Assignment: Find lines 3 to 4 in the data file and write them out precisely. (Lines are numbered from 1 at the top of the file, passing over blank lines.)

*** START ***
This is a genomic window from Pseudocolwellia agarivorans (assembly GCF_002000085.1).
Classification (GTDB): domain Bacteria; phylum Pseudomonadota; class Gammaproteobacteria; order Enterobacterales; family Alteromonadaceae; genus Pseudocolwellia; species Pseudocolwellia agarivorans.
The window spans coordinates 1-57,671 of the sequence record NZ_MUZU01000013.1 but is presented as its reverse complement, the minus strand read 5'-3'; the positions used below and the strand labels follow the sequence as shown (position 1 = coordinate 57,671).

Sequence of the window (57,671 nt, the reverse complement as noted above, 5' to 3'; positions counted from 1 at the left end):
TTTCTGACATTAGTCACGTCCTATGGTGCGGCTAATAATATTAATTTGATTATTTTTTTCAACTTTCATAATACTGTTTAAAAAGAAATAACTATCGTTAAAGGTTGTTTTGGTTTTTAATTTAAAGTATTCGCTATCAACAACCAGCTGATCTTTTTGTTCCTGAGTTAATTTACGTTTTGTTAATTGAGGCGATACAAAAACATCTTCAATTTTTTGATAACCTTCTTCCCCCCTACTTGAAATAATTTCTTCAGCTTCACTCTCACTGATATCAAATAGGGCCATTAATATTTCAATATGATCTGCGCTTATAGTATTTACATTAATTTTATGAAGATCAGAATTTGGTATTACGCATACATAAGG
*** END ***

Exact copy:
The window spans coordinates 1-57,671 of the sequence record NZ_MUZU01000013.1 but is presented as its reverse complement, the minus strand read 5'-3'; the positions used below and the strand labels follow the sequence as shown (position 1 = coordinate 57,671).

Sequence of the window (57,671 nt, the reverse complement as noted above, 5' to 3'; positions counted from 1 at the left end):